Chaos looms as Zim burns
HARARE – With Zimbabwe continuing on its precipitous decline that is widely blamed on President Robert Mugabe and Zanu PF — and which is now manifested by a stone-broke State that can’t pay its workers, as well as rising poverty levels in the country — analysts warn of looming civil strife in 2016.
The analysts who spoke to the Daily News on Sunday yesterday said Zimbabwe was by all indications teetering on the brink of total collapse, a situation that was spawning worsening citizen despondency which could lead to growing opposition to Mugabe’s and Zanu PF’s 36 years in power.
Political scientist Ibbo Mandaza said with the country almost on its knees amid shocking unemployment levels, looming mass starvation, escalating company closures and job redundancies, as well as a sharp deterioration in social and health services, Zimbabwe had become a laughing stock in the Sadc region.
Against this dire background, he said, civil strife was likely to escalate from now onwards as desperate Zimbabweans looked to have the myriad problems that they faced eased.
“Opposition parties have largely become by-standers in the unfolding Zanu PF factional and succession drama that is negatively impacting on the country and its economy.
“The net result of all the intensifying succession battles is that it is the economy that continues to suffer, a situation which could galvanise mass opposition to Zanu PF and the State beyond political parties,” Mandaza warned.
He said it was also possible that opposition parties such as former prime minister Morgan Tsvangirai’s MDC and former Vice President Joice Mujuru’s yet-to-be launched People First would “take advantage” of the deteriorating environment, while many others would become “irrelevant” as the much-anticipated 2018 general elections approached.
Afghanistan-based analyst, Maxwell Saungweme, said the country’s opposition forces had weakened to the extent that many people felt that their hope and destiny lay in their own hands.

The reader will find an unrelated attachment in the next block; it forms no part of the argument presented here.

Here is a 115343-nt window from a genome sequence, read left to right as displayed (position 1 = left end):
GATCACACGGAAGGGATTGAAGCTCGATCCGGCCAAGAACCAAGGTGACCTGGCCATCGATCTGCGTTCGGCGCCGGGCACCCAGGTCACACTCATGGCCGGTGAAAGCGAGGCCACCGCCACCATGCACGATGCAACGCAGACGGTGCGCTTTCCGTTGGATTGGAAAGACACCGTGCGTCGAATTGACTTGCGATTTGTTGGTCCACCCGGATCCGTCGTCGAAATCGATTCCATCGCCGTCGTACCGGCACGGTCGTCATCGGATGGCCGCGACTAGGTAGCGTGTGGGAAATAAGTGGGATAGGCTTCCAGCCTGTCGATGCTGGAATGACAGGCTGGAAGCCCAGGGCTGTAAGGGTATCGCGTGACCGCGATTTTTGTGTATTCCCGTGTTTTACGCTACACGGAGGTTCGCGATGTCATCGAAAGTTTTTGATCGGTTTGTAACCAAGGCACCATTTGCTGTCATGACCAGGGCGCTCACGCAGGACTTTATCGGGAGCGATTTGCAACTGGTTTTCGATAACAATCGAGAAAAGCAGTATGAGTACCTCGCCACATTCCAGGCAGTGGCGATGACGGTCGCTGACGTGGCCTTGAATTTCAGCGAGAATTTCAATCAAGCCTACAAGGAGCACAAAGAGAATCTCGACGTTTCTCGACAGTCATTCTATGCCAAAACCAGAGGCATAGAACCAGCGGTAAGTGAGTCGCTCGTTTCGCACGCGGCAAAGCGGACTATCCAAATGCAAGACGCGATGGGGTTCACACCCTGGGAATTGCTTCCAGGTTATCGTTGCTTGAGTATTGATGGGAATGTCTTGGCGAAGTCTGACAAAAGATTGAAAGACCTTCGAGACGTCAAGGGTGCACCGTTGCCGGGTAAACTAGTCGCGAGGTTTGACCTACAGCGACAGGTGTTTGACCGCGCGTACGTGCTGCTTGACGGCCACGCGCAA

“Sadly, the various opposition parties will not unite to create a united front due to the egos of their leaders.
“If anything, people are likely to be forced to revolt against Zanu PF as the economic problems continue to affect everyone, with no reprieve in sight,” Saungweme said.
Mandaza avered that Mugabe’s weakening hold on power would be compounded by the fact that the “centre of gravity” in the ruling party had been “shifted” by its mindless bloodletting which had seen many of its leading stalwarts chased away — with “no one knowing what they are doing and where they will re-emerge”.
“Owing to the seemingly unending purges, Zanu PF has made the so-called People First bigger by default and it will certainly be the biggest elephant in the room that they cannot afford to ignore,” he said.
Mandaza said the ugly ructions had created divisions not just in the party, but also within the State, adding that “those who purged others are now fighting among themselves and ‘I do not see either the G40, (Mugabe’s wife) Grace or (embattled Vice President Emmerson) Mnangagwa coming out as the winner’”.
However, University of Zimbabwe political science lecturer, Eldred Masunungure, believes that while the prospects of citizens rising up against Mugabe cannot not be discounted, it is “not inevitable because of the subservient political culture in the country”.
He said unless the country’s security services sector — that had been the fulcrum of Mugabe’s hold on power since Zimbabwe’s independence from Britain in 1980 — began to behave differently, ordinary citizens were likely to be too scared to openly oppose the increasingly frail nonagenarian.
“The prospects of a popular uprising are only likely if the frustration, the poverty and the cash crisis reach the security sector which presently wields coercive power, in which event they would not behave in their normal way of crushing protests as they may even join such mass action,” Masunungure said.